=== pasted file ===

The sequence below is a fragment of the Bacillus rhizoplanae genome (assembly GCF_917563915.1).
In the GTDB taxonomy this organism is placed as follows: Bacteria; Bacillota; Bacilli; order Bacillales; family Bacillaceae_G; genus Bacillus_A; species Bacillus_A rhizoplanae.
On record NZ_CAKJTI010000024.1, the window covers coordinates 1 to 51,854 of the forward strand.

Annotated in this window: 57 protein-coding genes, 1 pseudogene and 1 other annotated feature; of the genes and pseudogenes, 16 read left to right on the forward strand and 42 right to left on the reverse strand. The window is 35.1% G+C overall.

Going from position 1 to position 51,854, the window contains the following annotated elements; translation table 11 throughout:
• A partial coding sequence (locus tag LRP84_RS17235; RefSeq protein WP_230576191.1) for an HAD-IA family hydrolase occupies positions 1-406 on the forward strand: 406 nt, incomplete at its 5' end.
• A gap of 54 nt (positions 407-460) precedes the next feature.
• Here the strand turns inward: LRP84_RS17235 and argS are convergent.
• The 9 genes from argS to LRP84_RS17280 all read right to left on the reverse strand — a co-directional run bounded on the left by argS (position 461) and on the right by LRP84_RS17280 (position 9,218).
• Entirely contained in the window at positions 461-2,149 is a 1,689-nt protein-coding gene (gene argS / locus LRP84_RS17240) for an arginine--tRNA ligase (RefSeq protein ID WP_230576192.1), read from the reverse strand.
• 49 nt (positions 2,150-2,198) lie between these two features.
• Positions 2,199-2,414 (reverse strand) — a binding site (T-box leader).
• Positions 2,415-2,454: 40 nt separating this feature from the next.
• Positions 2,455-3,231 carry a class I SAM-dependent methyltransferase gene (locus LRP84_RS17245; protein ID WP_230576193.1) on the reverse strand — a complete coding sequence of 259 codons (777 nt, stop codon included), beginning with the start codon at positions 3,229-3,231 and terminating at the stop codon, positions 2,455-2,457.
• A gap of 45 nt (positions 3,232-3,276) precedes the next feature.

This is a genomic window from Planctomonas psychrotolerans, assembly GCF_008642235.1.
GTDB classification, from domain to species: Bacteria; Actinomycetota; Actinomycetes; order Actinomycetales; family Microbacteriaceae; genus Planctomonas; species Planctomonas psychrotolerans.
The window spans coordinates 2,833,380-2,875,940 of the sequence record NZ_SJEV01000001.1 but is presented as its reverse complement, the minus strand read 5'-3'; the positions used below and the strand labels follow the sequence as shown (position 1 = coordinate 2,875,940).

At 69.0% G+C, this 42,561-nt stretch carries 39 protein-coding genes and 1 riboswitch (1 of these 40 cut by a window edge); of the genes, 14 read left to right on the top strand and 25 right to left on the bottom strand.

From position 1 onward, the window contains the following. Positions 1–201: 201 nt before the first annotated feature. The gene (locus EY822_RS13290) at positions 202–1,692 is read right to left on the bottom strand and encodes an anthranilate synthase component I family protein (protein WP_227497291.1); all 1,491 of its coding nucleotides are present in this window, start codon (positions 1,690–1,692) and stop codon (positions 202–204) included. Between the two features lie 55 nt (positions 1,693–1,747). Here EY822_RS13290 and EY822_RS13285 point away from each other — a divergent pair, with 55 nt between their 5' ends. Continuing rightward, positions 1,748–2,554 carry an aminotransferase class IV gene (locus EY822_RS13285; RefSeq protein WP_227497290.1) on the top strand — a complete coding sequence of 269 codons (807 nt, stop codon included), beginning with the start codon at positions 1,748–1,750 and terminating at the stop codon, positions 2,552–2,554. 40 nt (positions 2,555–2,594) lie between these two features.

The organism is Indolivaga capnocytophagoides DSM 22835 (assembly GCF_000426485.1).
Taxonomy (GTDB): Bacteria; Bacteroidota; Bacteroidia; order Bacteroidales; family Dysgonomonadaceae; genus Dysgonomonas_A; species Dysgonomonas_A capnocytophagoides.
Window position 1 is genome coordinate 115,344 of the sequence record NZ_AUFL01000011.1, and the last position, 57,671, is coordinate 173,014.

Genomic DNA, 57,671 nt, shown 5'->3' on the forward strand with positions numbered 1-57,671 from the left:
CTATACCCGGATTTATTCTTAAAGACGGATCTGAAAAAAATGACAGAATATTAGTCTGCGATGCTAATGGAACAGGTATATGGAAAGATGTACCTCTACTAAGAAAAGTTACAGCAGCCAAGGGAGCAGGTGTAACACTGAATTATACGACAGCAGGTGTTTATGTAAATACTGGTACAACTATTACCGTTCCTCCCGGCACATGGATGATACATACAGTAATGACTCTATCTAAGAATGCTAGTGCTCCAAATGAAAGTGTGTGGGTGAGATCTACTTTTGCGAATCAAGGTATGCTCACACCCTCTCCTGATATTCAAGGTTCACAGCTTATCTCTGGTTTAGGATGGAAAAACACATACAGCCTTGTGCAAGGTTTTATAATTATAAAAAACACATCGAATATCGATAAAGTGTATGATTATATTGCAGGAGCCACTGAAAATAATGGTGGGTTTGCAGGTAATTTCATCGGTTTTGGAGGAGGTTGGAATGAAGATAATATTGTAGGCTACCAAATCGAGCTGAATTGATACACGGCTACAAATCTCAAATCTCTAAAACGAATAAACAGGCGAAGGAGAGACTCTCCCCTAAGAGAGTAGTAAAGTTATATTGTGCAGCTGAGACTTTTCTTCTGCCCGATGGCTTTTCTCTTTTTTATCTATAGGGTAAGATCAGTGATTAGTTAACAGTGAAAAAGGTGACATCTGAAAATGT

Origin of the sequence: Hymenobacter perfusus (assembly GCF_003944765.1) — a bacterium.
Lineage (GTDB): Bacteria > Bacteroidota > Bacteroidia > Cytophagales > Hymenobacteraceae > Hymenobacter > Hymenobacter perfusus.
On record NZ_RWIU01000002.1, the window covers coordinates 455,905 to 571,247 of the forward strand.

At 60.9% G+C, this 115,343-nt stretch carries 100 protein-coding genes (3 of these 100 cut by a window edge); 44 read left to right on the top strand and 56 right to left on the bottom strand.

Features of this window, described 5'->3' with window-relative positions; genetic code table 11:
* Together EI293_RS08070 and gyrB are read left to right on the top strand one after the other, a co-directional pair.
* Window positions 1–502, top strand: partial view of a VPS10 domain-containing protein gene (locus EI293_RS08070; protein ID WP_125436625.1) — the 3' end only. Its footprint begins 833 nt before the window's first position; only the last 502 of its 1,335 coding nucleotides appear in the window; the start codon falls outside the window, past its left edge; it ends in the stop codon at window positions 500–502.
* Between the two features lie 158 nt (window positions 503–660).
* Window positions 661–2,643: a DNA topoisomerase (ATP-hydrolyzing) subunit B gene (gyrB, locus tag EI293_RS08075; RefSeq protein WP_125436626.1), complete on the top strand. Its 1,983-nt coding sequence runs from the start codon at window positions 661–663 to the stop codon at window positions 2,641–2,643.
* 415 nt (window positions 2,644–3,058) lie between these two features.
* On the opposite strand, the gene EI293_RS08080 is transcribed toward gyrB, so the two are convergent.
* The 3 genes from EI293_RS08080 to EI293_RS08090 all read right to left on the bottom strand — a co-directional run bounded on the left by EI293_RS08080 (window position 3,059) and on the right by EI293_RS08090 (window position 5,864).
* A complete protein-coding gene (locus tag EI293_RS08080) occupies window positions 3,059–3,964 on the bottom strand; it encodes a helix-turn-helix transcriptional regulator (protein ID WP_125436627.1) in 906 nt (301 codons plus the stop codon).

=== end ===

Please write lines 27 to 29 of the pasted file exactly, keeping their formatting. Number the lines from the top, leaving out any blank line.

Lineage (GTDB): Bacteria > Bacteroidota > Bacteroidia > Cytophagales > Hymenobacteraceae > Hymenobacter > Hymenobacter perfusus.
On record NZ_RWIU01000002.1, the window covers coordinates 455,905 to 571,247 of the forward strand.

At 60.9% G+C, this 115,343-nt stretch carries 100 protein-coding genes (3 of these 100 cut by a window edge); 44 read left to right on the top strand and 56 right to left on the bottom strand.